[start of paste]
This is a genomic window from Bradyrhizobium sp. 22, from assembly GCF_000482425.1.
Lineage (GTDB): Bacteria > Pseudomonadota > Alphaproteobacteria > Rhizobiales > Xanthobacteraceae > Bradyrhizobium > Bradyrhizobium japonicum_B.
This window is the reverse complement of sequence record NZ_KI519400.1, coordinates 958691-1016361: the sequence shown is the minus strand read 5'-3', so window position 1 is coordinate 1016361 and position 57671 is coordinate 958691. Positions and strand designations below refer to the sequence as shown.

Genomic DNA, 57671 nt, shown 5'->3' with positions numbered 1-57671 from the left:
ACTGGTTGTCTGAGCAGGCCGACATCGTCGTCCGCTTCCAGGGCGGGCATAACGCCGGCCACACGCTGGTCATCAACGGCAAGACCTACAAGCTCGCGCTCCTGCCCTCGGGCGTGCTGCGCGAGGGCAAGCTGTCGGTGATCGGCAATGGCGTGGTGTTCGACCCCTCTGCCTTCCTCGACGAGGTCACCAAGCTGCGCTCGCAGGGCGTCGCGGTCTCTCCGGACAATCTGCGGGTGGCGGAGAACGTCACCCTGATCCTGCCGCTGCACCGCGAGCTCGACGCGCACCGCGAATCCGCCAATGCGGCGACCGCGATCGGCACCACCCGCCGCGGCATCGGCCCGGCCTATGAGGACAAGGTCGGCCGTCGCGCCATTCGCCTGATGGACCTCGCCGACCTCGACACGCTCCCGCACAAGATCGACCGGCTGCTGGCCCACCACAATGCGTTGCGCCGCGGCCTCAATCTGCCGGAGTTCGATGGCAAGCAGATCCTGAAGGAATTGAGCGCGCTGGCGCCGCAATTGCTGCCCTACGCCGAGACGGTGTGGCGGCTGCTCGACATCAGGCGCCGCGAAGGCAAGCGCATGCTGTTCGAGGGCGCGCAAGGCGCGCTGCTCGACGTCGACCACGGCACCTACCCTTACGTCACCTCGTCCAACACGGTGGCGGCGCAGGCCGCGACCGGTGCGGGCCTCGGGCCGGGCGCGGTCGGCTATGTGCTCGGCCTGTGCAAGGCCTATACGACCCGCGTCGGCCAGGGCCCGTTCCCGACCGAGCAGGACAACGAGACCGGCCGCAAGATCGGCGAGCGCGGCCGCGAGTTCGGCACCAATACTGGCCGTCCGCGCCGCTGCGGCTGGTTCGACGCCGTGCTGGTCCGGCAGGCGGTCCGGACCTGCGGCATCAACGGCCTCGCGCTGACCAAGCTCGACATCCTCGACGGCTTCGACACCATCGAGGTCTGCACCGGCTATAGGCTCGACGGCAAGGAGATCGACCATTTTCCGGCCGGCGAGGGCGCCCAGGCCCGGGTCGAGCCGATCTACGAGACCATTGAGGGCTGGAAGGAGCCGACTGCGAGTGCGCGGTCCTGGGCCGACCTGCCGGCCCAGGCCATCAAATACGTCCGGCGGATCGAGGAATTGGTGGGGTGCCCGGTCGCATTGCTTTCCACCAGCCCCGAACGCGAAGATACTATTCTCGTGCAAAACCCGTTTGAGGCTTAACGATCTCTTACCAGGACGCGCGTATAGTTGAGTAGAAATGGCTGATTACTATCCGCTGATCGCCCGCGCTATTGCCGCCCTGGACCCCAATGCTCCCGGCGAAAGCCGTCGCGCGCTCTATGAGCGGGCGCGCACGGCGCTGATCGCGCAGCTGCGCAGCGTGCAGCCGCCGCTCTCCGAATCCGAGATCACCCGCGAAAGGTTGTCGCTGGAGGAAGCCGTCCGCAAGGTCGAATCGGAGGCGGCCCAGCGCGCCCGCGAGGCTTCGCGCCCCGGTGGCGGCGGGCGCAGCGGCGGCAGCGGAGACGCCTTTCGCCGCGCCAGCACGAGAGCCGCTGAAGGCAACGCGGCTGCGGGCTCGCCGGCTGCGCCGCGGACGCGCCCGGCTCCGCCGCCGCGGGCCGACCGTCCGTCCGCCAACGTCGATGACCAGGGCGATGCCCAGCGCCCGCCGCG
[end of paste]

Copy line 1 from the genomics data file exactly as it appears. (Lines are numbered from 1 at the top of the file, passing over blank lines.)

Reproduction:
This is a genomic window from Bradyrhizobium sp. 22, from assembly GCF_000482425.1.